Top Menu

Menu

Green Manufacturing: Signing off on Paperless

Human hand winner sticks of pile of paper, victory over bureaucracy concept

Advancements in technology has been eradicating the need for paper documentation for businesses across many industries.

Going ‘green’ and ‘lean’ are clichés in their own right, but the changes have become more and more apparent in recent past. We have already seen the publishing industry make the plunge to predominantly digital.

However, in the manufacturing sector, many documents are still processed the traditional way by being printed out. In most organizations, 63 percent of the paper being printed out are due to the need for signatures.

For example, when an EMS provider manufactures goods for say, a medical device company (or other companies in industries with specific protocols and laws), there is a large paper trail related to compliance and engineering specs that requires several signatures. By the time the process is closed, multiple printouts of the document (which could be over 50 pages if it has engineering drawings) have been signed, scanned and circulated to multiple people, possibly in distant locations.

This results in an abundance of paper records, which end up costing companies a significant amount of space, time, money, and in terms of the environment, trees.

The boxes and cabinets necessary to store all the physical documents not only take up space, but they are also inefficient. Locating files manually could take drastically longer than tracking the document electronically.

Manufacturers also have to factor in the time wasted in signing a document, scanning it and having to circulate to another person in a remote location to do the exact same thing. This is not even taking into account if there are revisions to the document.

The financial implications tied to physical documentation are higher than you might think. The average employee who has signing authority signs an average of 250 documents a year, which adds roughly $1,350 in annual paper-related costs. For large companies, this figure can easily exceed $100,000 per year.

Cost and Resource Reduction

Transitioning to paperless manufacturing lowers the cost of doing business for companies. It eliminates paper and ink expenses, it allows employees to focus on other tasks, and it frees up physical storage space that can be used more productively.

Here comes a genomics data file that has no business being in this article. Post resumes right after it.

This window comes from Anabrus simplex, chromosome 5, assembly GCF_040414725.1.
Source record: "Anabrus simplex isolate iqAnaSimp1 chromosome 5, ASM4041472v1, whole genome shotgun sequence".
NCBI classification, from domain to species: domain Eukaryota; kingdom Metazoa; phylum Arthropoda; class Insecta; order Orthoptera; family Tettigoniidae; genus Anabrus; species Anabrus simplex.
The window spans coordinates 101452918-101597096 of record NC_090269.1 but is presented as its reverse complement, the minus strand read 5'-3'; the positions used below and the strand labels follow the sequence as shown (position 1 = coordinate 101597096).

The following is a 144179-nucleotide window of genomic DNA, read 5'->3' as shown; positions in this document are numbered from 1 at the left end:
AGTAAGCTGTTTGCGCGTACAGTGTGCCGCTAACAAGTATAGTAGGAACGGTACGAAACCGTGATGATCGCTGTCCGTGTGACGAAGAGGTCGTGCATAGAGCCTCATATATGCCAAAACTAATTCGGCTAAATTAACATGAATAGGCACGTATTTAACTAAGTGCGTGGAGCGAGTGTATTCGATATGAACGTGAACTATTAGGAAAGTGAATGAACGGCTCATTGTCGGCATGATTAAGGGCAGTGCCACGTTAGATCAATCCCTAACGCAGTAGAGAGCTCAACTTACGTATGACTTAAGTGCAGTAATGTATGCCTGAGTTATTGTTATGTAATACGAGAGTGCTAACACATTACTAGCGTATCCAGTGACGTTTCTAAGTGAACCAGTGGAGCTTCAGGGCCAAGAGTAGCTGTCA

One of the ways manufacturers are going paperless is through digital signatures. Using services that allow companies to sign, file and distribute electronically can reduce the $1,350 per signer annual cost to under $100. It can also decrease paper consumption by over 50 percent, which is hugely beneficial for “green” companies looking to not only reduce overhead expenses but lessen their environmental impact.

However, going paperless can be a challenge for manufacturers. With a lot of industries like medical and security typically having strict protocols related to documentation, making sure that digital signing complies with regulatory standards can present some barriers. As a result, there are still companies and organizations that only accept ink-based signatures.

There are also costs to invest in the technology, including hiring somebody to run and implement it. Making the transition can also take time, as you migrate over from your past protocols. For some organizations, this can take up to a few years to fully integrate.

Eventually, all manufacturing facilities will operate 100 percent paperless, it just takes planning and the proper sign-off.

,

No comments yet.

Leave a Reply

Navigation

locations

CT Sitemap Logo